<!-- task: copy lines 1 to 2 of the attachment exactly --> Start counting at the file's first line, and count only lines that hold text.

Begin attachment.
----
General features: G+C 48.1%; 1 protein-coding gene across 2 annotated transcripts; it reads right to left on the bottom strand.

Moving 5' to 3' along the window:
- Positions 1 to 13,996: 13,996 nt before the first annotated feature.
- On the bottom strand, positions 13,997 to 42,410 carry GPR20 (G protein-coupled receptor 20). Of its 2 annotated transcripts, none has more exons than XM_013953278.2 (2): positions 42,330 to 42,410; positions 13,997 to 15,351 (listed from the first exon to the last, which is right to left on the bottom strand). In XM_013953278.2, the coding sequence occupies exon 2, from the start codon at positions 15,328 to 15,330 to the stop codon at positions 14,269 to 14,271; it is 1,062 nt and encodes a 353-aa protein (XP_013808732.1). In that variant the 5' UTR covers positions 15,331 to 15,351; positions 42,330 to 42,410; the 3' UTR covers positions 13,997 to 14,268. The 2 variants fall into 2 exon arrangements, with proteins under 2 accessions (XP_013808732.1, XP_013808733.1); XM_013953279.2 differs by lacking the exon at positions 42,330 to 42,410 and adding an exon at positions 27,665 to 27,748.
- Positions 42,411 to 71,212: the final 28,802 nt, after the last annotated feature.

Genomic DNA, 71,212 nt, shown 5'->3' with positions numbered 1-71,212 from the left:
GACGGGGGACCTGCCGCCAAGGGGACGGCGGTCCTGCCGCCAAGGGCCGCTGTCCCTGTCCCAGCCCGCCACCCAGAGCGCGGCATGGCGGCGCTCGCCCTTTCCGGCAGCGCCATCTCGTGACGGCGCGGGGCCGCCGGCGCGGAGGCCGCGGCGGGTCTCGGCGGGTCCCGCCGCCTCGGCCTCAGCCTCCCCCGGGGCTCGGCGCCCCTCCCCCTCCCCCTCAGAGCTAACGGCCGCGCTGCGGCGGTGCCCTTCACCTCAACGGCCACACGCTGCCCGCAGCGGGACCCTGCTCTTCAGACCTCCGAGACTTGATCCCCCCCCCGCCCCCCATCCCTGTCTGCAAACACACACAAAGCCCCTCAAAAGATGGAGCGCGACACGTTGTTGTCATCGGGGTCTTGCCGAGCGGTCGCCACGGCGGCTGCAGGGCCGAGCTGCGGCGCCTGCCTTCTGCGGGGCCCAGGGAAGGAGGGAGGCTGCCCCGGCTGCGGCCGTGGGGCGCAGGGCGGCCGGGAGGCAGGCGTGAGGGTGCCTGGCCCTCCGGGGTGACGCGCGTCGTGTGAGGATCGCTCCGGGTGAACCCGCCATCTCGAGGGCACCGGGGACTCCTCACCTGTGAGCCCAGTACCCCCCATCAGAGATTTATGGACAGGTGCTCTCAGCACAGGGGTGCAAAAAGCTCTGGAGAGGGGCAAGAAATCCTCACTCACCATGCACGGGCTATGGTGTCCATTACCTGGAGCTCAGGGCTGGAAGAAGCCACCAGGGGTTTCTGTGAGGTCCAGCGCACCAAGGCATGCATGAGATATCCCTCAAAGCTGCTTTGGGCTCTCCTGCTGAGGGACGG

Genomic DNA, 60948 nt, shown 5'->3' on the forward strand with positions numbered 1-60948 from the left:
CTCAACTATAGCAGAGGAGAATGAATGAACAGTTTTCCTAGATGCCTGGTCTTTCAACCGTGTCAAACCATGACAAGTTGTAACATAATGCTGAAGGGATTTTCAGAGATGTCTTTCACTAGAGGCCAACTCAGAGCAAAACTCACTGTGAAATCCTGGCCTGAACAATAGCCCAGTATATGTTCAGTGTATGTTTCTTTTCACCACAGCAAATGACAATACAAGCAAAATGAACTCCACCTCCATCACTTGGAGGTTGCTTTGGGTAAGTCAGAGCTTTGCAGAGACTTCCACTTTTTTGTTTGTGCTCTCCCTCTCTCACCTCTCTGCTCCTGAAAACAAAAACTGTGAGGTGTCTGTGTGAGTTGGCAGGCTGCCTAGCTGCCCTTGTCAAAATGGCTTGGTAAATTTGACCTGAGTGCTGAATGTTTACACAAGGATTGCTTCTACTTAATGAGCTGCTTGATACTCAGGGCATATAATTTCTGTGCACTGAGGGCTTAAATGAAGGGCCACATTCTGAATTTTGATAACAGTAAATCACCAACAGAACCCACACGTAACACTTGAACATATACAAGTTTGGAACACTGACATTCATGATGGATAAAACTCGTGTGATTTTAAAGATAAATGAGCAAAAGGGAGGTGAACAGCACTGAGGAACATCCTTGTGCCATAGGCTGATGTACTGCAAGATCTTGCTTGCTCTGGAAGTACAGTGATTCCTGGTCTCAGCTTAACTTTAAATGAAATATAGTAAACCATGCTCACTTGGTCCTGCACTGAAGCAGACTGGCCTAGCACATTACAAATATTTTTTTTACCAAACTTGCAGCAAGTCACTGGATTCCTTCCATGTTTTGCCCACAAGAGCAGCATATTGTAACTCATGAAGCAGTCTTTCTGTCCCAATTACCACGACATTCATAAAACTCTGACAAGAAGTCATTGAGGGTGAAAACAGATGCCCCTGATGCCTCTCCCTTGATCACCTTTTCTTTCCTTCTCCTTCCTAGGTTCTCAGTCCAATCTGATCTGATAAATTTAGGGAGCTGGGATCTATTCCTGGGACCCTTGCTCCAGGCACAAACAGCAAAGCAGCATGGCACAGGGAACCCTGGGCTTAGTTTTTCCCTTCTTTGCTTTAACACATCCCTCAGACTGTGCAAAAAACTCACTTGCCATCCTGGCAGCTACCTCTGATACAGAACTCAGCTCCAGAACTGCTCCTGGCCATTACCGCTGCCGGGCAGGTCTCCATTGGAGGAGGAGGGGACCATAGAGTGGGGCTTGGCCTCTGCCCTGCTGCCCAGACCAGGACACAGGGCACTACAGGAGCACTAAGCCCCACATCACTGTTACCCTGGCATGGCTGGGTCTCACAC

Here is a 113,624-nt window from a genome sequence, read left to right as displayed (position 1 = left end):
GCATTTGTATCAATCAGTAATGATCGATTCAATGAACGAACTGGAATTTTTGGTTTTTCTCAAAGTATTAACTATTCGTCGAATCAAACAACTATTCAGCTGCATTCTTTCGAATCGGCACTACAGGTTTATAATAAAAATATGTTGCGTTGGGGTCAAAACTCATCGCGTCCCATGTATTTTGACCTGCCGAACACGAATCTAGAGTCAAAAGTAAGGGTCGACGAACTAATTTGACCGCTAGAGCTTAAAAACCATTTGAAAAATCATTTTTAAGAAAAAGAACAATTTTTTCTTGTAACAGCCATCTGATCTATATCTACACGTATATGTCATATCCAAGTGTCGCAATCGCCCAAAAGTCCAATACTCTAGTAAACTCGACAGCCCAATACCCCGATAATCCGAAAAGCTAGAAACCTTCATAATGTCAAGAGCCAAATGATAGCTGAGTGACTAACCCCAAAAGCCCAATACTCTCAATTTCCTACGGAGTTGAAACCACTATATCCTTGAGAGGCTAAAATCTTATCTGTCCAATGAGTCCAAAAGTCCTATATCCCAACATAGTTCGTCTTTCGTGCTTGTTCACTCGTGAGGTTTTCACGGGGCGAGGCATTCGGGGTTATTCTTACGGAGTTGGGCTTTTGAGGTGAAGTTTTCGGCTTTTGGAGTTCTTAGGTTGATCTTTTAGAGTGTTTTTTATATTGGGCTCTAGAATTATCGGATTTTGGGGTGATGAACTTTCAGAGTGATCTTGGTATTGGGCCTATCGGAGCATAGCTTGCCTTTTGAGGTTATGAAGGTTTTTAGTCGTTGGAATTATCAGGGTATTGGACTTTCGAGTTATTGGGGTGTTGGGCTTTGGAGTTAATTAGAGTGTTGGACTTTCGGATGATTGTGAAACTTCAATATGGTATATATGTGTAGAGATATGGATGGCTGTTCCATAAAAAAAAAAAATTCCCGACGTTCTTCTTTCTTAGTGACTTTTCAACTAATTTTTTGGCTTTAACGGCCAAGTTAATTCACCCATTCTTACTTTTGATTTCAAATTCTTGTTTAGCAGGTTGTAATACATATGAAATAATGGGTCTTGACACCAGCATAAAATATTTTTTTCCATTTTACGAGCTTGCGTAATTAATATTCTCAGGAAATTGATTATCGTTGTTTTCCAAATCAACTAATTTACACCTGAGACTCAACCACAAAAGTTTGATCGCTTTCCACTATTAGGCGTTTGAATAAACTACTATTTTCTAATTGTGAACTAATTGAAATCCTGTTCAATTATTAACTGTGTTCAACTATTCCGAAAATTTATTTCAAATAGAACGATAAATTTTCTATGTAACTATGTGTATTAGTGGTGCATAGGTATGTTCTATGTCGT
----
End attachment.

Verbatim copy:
General features: G+C 48.1%; 1 protein-coding gene across 2 annotated transcripts; it reads right to left on the bottom strand.

Moving 5' to 3' along the window: